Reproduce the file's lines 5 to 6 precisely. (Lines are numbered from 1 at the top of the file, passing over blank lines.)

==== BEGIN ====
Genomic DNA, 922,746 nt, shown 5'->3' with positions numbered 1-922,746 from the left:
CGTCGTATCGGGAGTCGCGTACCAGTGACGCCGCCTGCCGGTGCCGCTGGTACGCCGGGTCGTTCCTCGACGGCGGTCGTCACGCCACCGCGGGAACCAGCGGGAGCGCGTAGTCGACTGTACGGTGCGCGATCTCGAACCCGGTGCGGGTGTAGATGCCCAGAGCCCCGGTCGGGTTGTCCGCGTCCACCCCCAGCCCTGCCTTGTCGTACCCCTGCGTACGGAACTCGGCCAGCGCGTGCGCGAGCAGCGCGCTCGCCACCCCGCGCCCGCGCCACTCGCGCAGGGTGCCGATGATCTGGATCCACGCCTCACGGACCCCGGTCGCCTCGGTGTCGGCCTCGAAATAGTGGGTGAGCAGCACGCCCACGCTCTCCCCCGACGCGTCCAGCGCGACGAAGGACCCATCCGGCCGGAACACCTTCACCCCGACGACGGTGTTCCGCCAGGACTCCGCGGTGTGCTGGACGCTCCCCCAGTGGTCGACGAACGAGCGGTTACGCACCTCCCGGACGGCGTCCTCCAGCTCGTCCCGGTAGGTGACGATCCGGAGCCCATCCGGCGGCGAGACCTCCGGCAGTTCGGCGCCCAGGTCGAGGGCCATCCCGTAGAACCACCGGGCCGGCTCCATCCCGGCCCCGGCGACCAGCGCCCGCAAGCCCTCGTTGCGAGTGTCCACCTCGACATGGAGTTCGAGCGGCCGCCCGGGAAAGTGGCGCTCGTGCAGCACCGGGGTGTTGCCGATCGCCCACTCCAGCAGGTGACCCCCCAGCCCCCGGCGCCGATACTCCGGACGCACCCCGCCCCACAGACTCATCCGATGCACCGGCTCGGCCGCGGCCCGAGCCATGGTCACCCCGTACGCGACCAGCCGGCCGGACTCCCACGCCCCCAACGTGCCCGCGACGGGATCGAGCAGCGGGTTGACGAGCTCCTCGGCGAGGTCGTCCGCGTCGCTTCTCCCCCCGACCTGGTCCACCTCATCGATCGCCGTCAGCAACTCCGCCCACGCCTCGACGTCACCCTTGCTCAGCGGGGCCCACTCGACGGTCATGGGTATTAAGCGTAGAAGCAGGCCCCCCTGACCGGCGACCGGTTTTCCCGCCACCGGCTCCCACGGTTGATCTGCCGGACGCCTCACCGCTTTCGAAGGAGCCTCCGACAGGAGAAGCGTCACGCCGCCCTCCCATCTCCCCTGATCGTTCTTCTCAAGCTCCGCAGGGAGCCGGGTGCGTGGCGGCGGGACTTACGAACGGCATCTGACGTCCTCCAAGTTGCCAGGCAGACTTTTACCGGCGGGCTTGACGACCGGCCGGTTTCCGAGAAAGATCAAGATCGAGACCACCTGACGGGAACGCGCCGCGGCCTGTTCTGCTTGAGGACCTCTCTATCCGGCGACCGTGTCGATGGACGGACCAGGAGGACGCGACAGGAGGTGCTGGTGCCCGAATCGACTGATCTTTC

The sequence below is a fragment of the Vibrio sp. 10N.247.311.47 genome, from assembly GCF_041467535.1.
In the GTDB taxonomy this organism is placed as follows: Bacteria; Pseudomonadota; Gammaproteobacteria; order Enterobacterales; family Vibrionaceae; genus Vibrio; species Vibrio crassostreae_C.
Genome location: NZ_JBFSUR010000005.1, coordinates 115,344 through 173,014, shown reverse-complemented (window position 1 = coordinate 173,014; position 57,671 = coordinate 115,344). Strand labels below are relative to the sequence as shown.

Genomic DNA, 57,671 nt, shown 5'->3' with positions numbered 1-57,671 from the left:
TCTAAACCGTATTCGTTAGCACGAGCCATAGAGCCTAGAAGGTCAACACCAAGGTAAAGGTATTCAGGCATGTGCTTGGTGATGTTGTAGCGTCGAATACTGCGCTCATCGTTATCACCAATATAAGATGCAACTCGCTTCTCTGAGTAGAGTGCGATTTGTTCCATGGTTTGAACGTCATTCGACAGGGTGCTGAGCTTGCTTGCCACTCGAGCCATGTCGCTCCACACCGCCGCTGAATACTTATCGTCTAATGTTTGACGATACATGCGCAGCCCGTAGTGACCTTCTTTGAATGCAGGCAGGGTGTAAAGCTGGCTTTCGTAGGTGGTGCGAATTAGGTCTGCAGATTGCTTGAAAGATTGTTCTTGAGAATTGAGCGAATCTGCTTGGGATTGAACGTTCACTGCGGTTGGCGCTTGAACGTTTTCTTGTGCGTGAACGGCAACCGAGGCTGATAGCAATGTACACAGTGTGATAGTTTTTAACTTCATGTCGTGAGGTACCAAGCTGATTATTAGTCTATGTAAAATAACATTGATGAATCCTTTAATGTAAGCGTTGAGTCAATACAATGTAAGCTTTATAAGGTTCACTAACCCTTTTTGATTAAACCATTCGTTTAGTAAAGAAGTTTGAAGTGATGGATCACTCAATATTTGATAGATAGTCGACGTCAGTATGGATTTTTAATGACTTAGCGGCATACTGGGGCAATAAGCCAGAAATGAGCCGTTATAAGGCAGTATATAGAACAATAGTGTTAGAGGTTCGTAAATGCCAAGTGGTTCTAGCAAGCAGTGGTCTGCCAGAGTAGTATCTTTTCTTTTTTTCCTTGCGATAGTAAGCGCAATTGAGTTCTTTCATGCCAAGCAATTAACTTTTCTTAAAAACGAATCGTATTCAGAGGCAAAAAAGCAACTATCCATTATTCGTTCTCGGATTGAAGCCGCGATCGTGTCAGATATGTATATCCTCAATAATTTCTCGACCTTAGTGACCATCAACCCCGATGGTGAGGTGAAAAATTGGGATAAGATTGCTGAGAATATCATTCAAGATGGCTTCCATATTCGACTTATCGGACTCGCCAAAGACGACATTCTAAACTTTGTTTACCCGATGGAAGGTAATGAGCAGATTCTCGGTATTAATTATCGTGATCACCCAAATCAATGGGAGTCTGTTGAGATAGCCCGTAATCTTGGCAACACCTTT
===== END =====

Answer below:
Genome location: NZ_JBFSUR010000005.1, coordinates 115,344 through 173,014, shown reverse-complemented (window position 1 = coordinate 173,014; position 57,671 = coordinate 115,344). Strand labels below are relative to the sequence as shown.

Genomic DNA, 57,671 nt, shown 5'->3' with positions numbered 1-57,671 from the left: